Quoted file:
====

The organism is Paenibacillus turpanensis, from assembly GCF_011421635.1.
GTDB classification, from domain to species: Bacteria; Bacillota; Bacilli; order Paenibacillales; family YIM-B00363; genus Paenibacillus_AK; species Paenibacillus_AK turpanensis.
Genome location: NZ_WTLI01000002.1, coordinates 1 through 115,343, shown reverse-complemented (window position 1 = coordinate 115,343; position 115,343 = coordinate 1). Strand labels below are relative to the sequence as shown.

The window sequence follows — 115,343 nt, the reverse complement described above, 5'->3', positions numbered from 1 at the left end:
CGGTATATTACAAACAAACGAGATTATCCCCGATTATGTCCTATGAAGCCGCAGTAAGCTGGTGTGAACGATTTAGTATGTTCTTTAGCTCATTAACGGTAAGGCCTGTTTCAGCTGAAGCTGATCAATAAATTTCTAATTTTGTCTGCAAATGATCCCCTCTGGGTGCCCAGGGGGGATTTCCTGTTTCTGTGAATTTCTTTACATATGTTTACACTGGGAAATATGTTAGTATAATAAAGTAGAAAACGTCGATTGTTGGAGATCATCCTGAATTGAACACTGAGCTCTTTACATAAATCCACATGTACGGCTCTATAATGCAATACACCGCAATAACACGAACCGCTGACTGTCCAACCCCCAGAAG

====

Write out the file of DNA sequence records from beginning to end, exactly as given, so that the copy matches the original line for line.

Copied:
The organism is Paenibacillus turpanensis, from assembly GCF_011421635.1.
GTDB classification, from domain to species: Bacteria; Bacillota; Bacilli; order Paenibacillales; family YIM-B00363; genus Paenibacillus_AK; species Paenibacillus_AK turpanensis.
Genome location: NZ_WTLI01000002.1, coordinates 1 through 115,343, shown reverse-complemented (window position 1 = coordinate 115,343; position 115,343 = coordinate 1). Strand labels below are relative to the sequence as shown.

The window sequence follows — 115,343 nt, the reverse complement described above, 5'->3', positions numbered from 1 at the left end:
CGGTATATTACAAACAAACGAGATTATCCCCGATTATGTCCTATGAAGCCGCAGTAAGCTGGTGTGAACGATTTAGTATGTTCTTTAGCTCATTAACGGTAAGGCCTGTTTCAGCTGAAGCTGATCAATAAATTTCTAATTTTGTCTGCAAATGATCCCCTCTGGGTGCCCAGGGGGGATTTCCTGTTTCTGTGAATTTCTTTACATATGTTTACACTGGGAAATATGTTAGTATAATAAAGTAGAAAACGTCGATTGTTGGAGATCATCCTGAATTGAACACTGAGCTCTTTACATAAATCCACATGTACGGCTCTATAATGCAATACACCGCAATAACACGAACCGCTGACTGTCCAACCCCCAGAAG